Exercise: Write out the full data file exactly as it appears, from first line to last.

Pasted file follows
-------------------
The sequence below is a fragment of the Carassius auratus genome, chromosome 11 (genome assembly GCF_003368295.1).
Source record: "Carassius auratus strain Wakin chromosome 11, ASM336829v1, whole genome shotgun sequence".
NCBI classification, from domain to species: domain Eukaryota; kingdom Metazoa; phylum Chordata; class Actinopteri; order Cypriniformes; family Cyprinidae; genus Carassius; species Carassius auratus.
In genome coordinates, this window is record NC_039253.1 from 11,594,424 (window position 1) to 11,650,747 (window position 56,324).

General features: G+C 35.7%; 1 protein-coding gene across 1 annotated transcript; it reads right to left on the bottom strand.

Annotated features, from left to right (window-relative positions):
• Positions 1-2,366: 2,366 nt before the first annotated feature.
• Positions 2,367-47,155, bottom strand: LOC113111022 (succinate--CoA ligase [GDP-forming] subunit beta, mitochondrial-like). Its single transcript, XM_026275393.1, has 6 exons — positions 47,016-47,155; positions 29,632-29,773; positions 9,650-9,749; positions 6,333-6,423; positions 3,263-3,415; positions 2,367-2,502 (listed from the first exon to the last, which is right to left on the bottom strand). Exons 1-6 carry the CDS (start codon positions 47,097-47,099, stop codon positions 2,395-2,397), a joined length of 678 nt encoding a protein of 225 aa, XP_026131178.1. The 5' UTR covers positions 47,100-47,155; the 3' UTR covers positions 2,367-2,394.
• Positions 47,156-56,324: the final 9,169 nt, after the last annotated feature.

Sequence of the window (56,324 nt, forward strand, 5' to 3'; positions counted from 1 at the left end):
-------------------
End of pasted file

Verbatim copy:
The sequence below is a fragment of the Carassius auratus genome, chromosome 11 (genome assembly GCF_003368295.1).
Source record: "Carassius auratus strain Wakin chromosome 11, ASM336829v1, whole genome shotgun sequence".
NCBI classification, from domain to species: domain Eukaryota; kingdom Metazoa; phylum Chordata; class Actinopteri; order Cypriniformes; family Cyprinidae; genus Carassius; species Carassius auratus.
In genome coordinates, this window is record NC_039253.1 from 11,594,424 (window position 1) to 11,650,747 (window position 56,324).

General features: G+C 35.7%; 1 protein-coding gene across 1 annotated transcript; it reads right to left on the bottom strand.

Annotated features, from left to right (window-relative positions):
• Positions 1-2,366: 2,366 nt before the first annotated feature.
• Positions 2,367-47,155, bottom strand: LOC113111022 (succinate--CoA ligase [GDP-forming] subunit beta, mitochondrial-like). Its single transcript, XM_026275393.1, has 6 exons — positions 47,016-47,155; positions 29,632-29,773; positions 9,650-9,749; positions 6,333-6,423; positions 3,263-3,415; positions 2,367-2,502 (listed from the first exon to the last, which is right to left on the bottom strand). Exons 1-6 carry the CDS (start codon positions 47,097-47,099, stop codon positions 2,395-2,397), a joined length of 678 nt encoding a protein of 225 aa, XP_026131178.1. The 5' UTR covers positions 47,100-47,155; the 3' UTR covers positions 2,367-2,394.
• Positions 47,156-56,324: the final 9,169 nt, after the last annotated feature.

Sequence of the window (56,324 nt, forward strand, 5' to 3'; positions counted from 1 at the left end):